A clueless Pakistan team was mauled on the cricket field by Afghanistan on Monday night. It wasn’t just embarrassing. It was painful to watch — the 92 Cup champions stumble. After all, it has just been 31 years since we won the ODI World Cup.
The opponents weren’t a strong team either. This was Afghanistan. We’ve beaten them 7 times before. Making it 8-0 wouldn’t be a problem.
A few hours later, we all stood embarrassingly corrected.
Hopeful fans could not help but steer conversations to semi-final prospects. The rest tried to mask disappointment by adopting the ‘told you so’ routine.
Much like our egos, which misguidedly saw a victory against Afghanistan as a given, chances of a last-four finish got a beating. It didn’t help that Afghanistan player Ibrahim Zadran took the stage to “dedicate the win to people being sent back home” by Pakistan, referring to Islamabad’s recent decision to deport illegal immigrants (mostly Afghan refugees). All of a sudden, the victory became political.
None of this is to take away from Afghanistan players’ professional and clinical display on the field. In their eighth attempt, they registered an inaugural win over Pakistan in the format. A distant, but related, stat comes to mind against India. The number there stands at 8-0, though.
But like its economy, Pakistan cricket team will now rely on ‘bailouts’, banking on other results to go in its favour to extend the stay in India.
As much as we tout the 1992 World Cup win, none of us can hide from the fact that it was the result of a bailout – rain and an Australian win over the West Indies meant Pakistan scraped through. In 1987, when it started as firm favourites, the team went down to Australia. In 1999, a similar fate awaited them at Lord’s.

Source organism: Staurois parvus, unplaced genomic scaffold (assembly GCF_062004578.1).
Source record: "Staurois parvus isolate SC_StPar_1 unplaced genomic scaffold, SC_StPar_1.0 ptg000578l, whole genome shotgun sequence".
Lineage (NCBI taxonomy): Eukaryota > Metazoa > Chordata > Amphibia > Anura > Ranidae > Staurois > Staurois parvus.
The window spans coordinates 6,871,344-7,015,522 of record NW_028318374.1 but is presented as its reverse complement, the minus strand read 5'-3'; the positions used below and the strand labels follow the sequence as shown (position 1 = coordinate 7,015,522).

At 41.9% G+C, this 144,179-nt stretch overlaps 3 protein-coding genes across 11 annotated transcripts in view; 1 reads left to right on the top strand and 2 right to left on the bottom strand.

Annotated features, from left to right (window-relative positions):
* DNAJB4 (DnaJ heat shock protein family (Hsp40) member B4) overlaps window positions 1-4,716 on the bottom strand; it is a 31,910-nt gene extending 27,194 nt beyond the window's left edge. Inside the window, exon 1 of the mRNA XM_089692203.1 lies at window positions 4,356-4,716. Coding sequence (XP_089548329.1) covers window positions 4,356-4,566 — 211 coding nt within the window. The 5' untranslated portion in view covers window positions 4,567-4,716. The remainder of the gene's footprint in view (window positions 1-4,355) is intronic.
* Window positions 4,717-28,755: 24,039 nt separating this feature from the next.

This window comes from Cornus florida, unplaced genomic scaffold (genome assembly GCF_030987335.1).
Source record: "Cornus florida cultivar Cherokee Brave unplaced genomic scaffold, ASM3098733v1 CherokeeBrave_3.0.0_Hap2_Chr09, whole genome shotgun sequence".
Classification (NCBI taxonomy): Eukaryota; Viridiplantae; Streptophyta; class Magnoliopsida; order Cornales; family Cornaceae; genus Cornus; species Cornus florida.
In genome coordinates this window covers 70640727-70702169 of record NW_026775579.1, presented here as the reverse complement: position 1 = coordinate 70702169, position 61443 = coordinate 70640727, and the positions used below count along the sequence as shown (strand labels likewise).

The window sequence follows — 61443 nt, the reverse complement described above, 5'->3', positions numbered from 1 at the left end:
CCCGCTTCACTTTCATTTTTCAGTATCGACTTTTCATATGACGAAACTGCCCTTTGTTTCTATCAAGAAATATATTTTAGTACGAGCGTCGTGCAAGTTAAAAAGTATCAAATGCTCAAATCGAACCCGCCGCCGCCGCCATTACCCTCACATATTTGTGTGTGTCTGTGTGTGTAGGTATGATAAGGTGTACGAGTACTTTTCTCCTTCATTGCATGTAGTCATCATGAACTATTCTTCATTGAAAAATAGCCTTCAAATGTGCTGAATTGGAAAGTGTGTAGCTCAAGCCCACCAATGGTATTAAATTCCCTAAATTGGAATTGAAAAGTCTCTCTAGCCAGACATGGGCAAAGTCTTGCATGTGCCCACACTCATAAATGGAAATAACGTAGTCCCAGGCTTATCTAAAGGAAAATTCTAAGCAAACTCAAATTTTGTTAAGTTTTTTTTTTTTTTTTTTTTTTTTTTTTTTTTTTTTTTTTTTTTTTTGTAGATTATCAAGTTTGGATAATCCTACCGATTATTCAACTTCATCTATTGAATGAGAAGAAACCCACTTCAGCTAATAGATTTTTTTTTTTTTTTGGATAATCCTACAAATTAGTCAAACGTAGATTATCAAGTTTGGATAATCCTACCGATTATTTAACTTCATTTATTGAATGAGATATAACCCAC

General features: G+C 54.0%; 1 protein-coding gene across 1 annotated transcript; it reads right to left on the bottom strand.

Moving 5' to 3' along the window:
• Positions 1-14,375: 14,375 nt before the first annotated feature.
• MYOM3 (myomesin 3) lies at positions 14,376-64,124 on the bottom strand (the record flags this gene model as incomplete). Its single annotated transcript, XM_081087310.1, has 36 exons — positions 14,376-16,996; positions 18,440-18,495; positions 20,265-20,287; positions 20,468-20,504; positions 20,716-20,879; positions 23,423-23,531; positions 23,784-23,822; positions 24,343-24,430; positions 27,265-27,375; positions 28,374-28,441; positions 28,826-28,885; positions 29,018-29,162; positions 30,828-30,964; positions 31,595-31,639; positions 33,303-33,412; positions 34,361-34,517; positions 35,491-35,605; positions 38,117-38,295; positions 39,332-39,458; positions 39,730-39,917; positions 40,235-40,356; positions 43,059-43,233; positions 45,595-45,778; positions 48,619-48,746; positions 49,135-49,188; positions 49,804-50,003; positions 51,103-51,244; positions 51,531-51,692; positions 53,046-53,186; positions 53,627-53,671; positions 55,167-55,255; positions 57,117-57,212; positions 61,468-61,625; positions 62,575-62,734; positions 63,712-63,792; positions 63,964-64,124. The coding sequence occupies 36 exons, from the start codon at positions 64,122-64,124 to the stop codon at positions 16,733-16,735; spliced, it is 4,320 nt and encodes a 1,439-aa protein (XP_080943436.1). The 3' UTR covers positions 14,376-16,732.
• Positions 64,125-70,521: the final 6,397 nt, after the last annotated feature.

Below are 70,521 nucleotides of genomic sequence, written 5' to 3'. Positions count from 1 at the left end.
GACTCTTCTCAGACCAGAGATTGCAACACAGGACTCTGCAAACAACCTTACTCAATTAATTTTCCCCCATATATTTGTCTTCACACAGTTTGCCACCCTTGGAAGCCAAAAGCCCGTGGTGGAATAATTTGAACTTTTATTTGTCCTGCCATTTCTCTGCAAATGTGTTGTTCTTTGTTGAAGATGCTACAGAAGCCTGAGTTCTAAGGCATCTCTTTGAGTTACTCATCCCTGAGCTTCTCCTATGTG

Sitting pretty and in comfort is just not Pakistan’s cup of tea.
It has to come at a cusp. Someone has to say ‘and … action’. Its approach towards setting a target is the same way. Let’s do it at the deep end of the innings.
Call it procrastination or reliance on Divine Intervention, but Pakistan cricket – like its economy – has to be shown the worst-possible outcome to make behavioural changes. Analysing, rationalising, arguing, cajoling, even screaming doesn’t work.
While on the cricket field it relies on outcomes of other matches, its economy has the International Monetary Fund (IMF).
More than a dozen bailouts later, Pakistan’s economy is still facing the same basic issues it has faced for decades — loss-making SOEs, cash-strapped governments with inconsistent policies, and lack of trust in the system. Its cricket team walks the same path. Stuck in decades-old issues like fielding and sticking stubbornly to defensive style of cricket.
Perhaps, a proper humiliation in India is needed. Perhaps, another four defeats will convey to the ‘men in charge’ that Pakistan’s ODI ranking is not at all significant if it puts up performances like it has so far.
It may not be about Babar Azam’s captaincy or that he looked like a lost soul, sent unprepared and unguarded in a hostile place, where he desperately ‘hung onto friends’ at the cost of team composition.
But it is definitely about the millions watching back home. The team owes its fans this much. It needed the dollar to hit 307 and 330 in the inter-bank and open-markets, respectively, for the ‘stick’ to come.The carrots don’t work in Pakistan. The bailouts don’t work in Pakistan.
The article does not necessarily reflect the opinion of Business Recorder or its owners